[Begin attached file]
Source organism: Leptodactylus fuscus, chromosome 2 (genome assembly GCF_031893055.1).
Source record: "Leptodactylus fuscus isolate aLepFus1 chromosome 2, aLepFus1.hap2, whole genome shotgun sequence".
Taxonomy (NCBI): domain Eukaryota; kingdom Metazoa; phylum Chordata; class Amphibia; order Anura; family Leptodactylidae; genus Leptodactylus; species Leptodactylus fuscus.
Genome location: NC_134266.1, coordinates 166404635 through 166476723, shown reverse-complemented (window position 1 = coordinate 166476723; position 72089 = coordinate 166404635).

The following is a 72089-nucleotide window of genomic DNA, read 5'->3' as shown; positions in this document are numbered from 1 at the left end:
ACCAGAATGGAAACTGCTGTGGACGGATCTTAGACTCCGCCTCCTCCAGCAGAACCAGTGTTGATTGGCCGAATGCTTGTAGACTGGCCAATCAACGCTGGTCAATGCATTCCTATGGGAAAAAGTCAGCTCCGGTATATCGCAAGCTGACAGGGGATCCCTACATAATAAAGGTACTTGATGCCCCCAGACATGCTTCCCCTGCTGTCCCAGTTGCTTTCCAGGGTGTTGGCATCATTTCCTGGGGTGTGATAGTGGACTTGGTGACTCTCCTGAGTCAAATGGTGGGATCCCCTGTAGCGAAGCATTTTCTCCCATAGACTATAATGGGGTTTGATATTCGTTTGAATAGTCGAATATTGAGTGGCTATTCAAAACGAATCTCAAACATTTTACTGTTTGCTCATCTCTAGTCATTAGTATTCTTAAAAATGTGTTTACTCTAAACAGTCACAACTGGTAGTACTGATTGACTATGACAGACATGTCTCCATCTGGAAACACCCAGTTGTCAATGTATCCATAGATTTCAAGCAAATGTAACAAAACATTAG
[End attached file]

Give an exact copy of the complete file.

Source organism: Leptodactylus fuscus, chromosome 2 (genome assembly GCF_031893055.1).
Source record: "Leptodactylus fuscus isolate aLepFus1 chromosome 2, aLepFus1.hap2, whole genome shotgun sequence".
Taxonomy (NCBI): domain Eukaryota; kingdom Metazoa; phylum Chordata; class Amphibia; order Anura; family Leptodactylidae; genus Leptodactylus; species Leptodactylus fuscus.
Genome location: NC_134266.1, coordinates 166404635 through 166476723, shown reverse-complemented (window position 1 = coordinate 166476723; position 72089 = coordinate 166404635).

The following is a 72089-nucleotide window of genomic DNA, read 5'->3' as shown; positions in this document are numbered from 1 at the left end:
ACCAGAATGGAAACTGCTGTGGACGGATCTTAGACTCCGCCTCCTCCAGCAGAACCAGTGTTGATTGGCCGAATGCTTGTAGACTGGCCAATCAACGCTGGTCAATGCATTCCTATGGGAAAAAGTCAGCTCCGGTATATCGCAAGCTGACAGGGGATCCCTACATAATAAAGGTACTTGATGCCCCCAGACATGCTTCCCCTGCTGTCCCAGTTGCTTTCCAGGGTGTTGGCATCATTTCCTGGGGTGTGATAGTGGACTTGGTGACTCTCCTGAGTCAAATGGTGGGATCCCCTGTAGCGAAGCATTTTCTCCCATAGACTATAATGGGGTTTGATATTCGTTTGAATAGTCGAATATTGAGTGGCTATTCAAAACGAATCTCAAACATTTTACTGTTTGCTCATCTCTAGTCATTAGTATTCTTAAAAATGTGTTTACTCTAAACAGTCACAACTGGTAGTACTGATTGACTATGACAGACATGTCTCCATCTGGAAACACCCAGTTGTCAATGTATCCATAGATTTCAAGCAAATGTAACAAAACATTAG